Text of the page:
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SSEN signs first Sustain CMZ contract to defer £1.7m in reinforcement costs

CMZ's help SSEN avoid traditional network reinforcement operations by providing additional flexibility. Image: SSEN.

CMZ's help SSEN avoid traditional network reinforcement operations by providing additional flexibility. Image: SSEN.

Scottish and Southern Electricity Networks (SSEN) Distribution has signed a new Sustain service contract to allow it to defer £1.7 million worth of network reinforcement using flexibility.

The network operator uses flexibility services to manage Constraint Managed Zones (CMZs). In a new CMZ across the Bridge of Dun and St Cyrus areas around Montrose, Scotland, there is a high penetration of renewable generators.

To manage this area, SSEN has now signed a Sustain CMZ contract – its first – with a local generator to help balance the network. In doing so, the operator is able to push back network reinforcement by four years, during which time it will be reassessed.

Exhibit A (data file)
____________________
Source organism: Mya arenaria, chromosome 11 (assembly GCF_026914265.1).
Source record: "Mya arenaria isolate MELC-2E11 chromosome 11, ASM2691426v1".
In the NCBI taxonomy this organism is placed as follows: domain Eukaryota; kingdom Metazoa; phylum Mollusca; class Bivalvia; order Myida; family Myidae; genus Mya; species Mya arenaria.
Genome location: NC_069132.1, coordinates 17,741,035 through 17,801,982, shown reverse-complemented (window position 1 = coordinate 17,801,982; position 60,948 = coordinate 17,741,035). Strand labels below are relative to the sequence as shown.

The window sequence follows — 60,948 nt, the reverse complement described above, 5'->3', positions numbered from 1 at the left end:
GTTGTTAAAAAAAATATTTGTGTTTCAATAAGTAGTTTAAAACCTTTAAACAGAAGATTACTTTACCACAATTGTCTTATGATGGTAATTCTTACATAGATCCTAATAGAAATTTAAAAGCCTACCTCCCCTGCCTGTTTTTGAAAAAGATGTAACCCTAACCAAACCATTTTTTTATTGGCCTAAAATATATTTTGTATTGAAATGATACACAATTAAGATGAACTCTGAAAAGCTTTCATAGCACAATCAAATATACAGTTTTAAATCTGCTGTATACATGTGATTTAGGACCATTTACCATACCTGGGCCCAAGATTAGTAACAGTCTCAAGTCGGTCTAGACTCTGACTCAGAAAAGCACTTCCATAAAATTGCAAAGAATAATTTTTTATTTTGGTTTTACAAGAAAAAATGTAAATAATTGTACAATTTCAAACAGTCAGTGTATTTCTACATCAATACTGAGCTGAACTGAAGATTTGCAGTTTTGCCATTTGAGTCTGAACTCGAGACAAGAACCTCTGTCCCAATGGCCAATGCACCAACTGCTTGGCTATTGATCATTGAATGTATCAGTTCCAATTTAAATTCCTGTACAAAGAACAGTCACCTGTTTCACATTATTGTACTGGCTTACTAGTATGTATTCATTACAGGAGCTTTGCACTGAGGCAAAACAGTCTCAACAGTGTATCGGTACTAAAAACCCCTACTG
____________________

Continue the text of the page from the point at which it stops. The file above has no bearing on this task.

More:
“Flexibility is business-as-usual for SSEN and a vital part of our toolkit that allows us to run a greener, smarter network,” said Gavin Stewart, flexible solution manager for SSEN.

“Since 2015 we have contracted over 603MW of flexibility services to manage network constraints and fault support, reducing the need for diesel generation. Using CMZ contracts we have also secured 8GWh of renewable energy, delivering an operational cost saving of £251,000 and avoiding 4,500 tonnes of carbon emissions.”

SSEN has plans to rollout further CMZs during 2022, and currently has tenders out for a further 37 CMZs. These will conclude in January 2022.

The network operator has urged flexibility providers to register with its Dynamic Purchasing System, which will notify them of future tenders.

Flexibility is a core tenet of SSEN’s management plans for its network going forwards, with CMZ contracts providing distributed energy resource owners and operators with a way to be paid for generation and demand flexibility.

Additionally the Crowdflex project, which was run by SSEN Distribution together with National Grid ESO, Octopus Energy and Ohme, found that domestic flexibility can reduce peak demand by as much as 23%.

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